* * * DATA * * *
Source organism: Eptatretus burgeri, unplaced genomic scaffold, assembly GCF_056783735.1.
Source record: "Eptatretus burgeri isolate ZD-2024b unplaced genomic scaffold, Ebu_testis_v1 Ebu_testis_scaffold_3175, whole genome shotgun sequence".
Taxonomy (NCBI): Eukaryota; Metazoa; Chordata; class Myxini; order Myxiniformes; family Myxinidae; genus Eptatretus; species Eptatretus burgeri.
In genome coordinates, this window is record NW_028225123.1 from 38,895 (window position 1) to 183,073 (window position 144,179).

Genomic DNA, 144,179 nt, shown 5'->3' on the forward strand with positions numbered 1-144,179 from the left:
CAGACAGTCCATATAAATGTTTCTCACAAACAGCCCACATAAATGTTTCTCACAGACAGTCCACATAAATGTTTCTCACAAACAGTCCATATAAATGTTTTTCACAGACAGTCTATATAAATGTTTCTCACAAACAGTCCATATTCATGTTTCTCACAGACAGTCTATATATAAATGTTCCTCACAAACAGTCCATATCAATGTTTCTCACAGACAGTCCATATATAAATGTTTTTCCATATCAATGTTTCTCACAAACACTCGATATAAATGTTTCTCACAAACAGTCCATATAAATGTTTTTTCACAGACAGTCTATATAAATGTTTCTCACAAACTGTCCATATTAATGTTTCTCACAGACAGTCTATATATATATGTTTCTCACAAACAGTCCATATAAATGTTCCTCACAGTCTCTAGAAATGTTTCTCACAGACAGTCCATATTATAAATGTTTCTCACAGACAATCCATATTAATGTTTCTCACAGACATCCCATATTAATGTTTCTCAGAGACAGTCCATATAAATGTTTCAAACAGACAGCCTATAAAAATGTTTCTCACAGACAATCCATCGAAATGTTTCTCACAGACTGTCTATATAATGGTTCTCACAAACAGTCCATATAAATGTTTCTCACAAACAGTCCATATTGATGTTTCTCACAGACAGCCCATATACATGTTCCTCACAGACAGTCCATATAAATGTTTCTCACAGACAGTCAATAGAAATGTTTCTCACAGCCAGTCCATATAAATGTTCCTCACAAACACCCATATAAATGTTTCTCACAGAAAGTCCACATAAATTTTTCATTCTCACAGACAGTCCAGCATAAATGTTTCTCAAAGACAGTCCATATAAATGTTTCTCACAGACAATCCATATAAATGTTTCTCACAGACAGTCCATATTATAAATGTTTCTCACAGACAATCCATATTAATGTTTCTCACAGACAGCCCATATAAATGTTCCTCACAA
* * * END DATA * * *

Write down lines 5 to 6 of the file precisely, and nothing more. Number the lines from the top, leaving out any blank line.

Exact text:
Genomic DNA, 144,179 nt, shown 5'->3' on the forward strand with positions numbered 1-144,179 from the left:
CAGACAGTCCATATAAATGTTTCTCACAAACAGCCCACATAAATGTTTCTCACAGACAGTCCACATAAATGTTTCTCACAAACAGTCCATATAAATGTTTTTCACAGACAGTCTATATAAATGTTTCTCACAAACAGTCCATATTCATGTTTCTCACAGACAGTCTATATATAAATGTTCCTCACAAACAGTCCATATCAATGTTTCTCACAGACAGTCCATATATAAATGTTTTTCCATATCAATGTTTCTCACAAACACTCGATATAAATGTTTCTCACAAACAGTCCATATAAATGTTTTTTCACAGACAGTCTATATAAATGTTTCTCACAAACTGTCCATATTAATGTTTCTCACAGACAGTCTATATATATATGTTTCTCACAAACAGTCCATATAAATGTTCCTCACAGTCTCTAGAAATGTTTCTCACAGACAGTCCATATTATAAATGTTTCTCACAGACAATCCATATTAATGTTTCTCACAGACATCCCATATTAATGTTTCTCAGAGACAGTCCATATAAATGTTTCAAACAGACAGCCTATAAAAATGTTTCTCACAGACAATCCATCGAAATGTTTCTCACAGACTGTCTATATAATGGTTCTCACAAACAGTCCATATAAATGTTTCTCACAAACAGTCCATATTGATGTTTCTCACAGACAGCCCATATACATGTTCCTCACAGACAGTCCATATAAATGTTTCTCACAGACAGTCAATAGAAATGTTTCTCACAGCCAGTCCATATAAATGTTCCTCACAAACACCCATATAAATGTTTCTCACAGAAAGTCCACATAAATTTTTCATTCTCACAGACAGTCCAGCATAAATGTTTCTCAAAGACAGTCCATATAAATGTTTCTCACAGACAATCCATATAAATGTTTCTCACAGACAGTCCATATTATAAATGTTTCTCACAGACAATCCATATTAATGTTTCTCACAGACAGCCCATATAAATGTTCCTCACAA